What a difference some wording makes!
On March 6, the U.S. Food and Drug Administration issued a warning letter to Breathable Foods Inc. for false or misleading statements regarding its product AeroShot. It was told this “caffeine inhaler” could pose risk to children and adolescents and in combination with alcohol.
The company states AeroShot provides “breathable energy, anytime, anyplace.” On the website it states the product is intended to be ingested by swallowing. The FDA maintains this labeling is false or misleading because these two claims contradict each other. This could also have major implications as to whether the product is categorized as a dietary supplement or a drug.
FDA is concerned that by calling it “breathable energy” consumers may try to inhale AeroShot directly into their lungs. “Caffeine is not normally inhaled into the lungs and the safety of doing so has not been well studied,” states the FDA. Breathable Foods maintains the particles in AeroShot are too big to enter the lungs, yet does not provide research to support this claim.
The website indicates that AeroShot is “not recommended for those under 18 years of age,” yet the product label states that it is “not intended for people under 12.” This suggests to the FDA “that the product is suitable for children 12 and over. Please provide us with any safety evidence you have relied upon related to the use of your product by children and adolescents so that we can evaluate that evidence.”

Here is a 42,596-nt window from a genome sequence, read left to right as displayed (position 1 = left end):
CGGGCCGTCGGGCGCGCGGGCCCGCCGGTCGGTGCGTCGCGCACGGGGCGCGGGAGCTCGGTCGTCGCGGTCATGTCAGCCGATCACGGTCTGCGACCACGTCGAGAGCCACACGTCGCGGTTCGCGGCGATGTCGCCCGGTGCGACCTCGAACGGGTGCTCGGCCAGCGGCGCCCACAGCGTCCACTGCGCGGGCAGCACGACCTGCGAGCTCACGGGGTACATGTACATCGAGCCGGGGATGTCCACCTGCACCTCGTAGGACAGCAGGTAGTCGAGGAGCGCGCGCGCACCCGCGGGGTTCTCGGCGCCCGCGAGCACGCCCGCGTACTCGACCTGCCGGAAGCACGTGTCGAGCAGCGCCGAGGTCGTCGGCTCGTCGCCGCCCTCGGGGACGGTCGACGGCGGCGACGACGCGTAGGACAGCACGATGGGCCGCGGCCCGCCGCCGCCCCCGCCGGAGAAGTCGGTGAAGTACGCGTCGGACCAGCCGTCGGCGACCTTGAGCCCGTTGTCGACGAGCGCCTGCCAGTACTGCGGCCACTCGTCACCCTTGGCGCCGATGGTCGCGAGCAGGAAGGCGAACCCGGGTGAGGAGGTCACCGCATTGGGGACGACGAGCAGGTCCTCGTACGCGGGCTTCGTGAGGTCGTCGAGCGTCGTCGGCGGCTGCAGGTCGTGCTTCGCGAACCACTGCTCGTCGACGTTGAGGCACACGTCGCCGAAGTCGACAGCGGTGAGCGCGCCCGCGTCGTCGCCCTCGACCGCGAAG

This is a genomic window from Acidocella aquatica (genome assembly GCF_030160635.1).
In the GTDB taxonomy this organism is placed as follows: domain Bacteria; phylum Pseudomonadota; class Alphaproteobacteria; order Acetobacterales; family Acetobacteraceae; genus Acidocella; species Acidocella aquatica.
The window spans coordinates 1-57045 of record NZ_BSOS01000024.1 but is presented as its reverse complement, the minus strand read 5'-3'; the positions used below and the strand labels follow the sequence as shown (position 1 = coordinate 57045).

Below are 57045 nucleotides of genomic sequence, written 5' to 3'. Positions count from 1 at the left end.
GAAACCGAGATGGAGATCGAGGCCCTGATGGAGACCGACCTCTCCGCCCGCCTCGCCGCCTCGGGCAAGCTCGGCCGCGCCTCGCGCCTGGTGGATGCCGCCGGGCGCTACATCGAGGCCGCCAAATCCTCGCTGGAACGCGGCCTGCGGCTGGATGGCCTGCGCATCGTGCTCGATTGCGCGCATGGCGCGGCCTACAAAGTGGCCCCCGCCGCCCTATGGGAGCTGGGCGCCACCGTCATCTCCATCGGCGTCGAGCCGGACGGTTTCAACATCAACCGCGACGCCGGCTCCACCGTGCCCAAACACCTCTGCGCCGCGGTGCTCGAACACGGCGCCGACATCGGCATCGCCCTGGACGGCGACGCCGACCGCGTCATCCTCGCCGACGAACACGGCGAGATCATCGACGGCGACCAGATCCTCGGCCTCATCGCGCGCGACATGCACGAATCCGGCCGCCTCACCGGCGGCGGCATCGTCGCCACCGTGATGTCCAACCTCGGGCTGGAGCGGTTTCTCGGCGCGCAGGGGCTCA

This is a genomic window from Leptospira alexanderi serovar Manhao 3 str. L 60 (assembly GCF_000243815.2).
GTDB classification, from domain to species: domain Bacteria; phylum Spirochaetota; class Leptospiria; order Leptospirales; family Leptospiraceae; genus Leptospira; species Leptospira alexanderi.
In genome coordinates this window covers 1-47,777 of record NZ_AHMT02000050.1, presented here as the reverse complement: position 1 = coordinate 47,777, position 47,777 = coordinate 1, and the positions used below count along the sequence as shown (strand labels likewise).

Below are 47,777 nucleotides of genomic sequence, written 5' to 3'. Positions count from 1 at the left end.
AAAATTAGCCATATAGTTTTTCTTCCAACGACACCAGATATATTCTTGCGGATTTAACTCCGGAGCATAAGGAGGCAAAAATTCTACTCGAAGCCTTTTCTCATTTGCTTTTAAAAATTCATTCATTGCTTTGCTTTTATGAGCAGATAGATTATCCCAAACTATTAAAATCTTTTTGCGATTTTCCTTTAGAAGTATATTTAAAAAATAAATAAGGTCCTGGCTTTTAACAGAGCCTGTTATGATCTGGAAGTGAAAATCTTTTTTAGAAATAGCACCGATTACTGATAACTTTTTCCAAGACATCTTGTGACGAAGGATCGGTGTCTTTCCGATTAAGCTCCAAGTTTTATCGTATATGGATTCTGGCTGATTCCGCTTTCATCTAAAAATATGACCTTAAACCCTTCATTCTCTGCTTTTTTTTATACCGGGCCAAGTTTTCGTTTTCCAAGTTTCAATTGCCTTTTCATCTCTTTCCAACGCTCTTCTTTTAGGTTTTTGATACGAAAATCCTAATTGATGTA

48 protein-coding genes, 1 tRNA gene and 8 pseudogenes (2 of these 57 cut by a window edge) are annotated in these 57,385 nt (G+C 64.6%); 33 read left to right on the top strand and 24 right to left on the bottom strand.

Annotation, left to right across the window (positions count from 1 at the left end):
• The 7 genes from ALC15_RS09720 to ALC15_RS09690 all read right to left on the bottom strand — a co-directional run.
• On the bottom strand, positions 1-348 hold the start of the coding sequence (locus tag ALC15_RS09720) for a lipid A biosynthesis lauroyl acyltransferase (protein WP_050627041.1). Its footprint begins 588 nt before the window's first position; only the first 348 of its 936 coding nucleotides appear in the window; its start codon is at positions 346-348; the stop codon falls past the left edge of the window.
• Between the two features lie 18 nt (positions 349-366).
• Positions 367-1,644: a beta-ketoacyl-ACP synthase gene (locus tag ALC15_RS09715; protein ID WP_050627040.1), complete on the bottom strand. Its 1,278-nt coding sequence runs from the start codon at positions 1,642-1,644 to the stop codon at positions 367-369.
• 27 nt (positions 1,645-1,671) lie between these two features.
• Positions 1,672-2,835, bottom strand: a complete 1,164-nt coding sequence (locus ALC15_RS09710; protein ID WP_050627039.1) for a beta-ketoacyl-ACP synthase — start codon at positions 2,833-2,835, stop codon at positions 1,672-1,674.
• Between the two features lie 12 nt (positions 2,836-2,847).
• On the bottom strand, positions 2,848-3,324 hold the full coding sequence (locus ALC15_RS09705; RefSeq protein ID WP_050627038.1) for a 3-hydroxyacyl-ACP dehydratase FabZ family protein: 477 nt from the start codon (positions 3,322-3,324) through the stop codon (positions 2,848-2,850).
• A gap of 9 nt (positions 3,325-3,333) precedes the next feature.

Because it is sold as a dietary supplement AeroShot did not require FDA review and approval. However, New York’s U.S. Sen. Charles Schumer met with FDA Commissioner Dr. Margaret Hamburg, who agreed to review the safety and legality of AeroShot.
“I am worried how a product like this impacts kids and teens, who are particularly vulnerable to overusing a product that allows one to take hit after hit after hit, in rapid succession,” Schumer says.
So is AeroShot a supplement or a drug?
According to Neal Fortin, Professor and Director of the Michigan State University Institute for Food Laws and Regulations, who also writes the Food Law Blog, states that by definition, according to the FDA, “dietary supplements must be intended for ingestion” and that “a product intended for inhalation is not a dietary supplement.”
“Surprisingly,” says Fortin, “the FDA did not state the consequence of failing to be a dietary supplement—as far as it is intended for caffeine inhalation, Aeroshot would be a drug and medical device.”
Therefore it would seem the actual size of the molecules of the ingredients in AeroShot is critical to this determination. If the particles are small enough to be inhaled through the lungs, then conflicting information exists about safety and usage that could result in the product being ruled as a drug.
Ultimately the take-away message is to be absolutely certain that, in the rush to get to market, your marketing labels and usage labels tell exactly same story and have all the information required by the FDA; why risk everything you have gained by sloppy marketing so late in the game?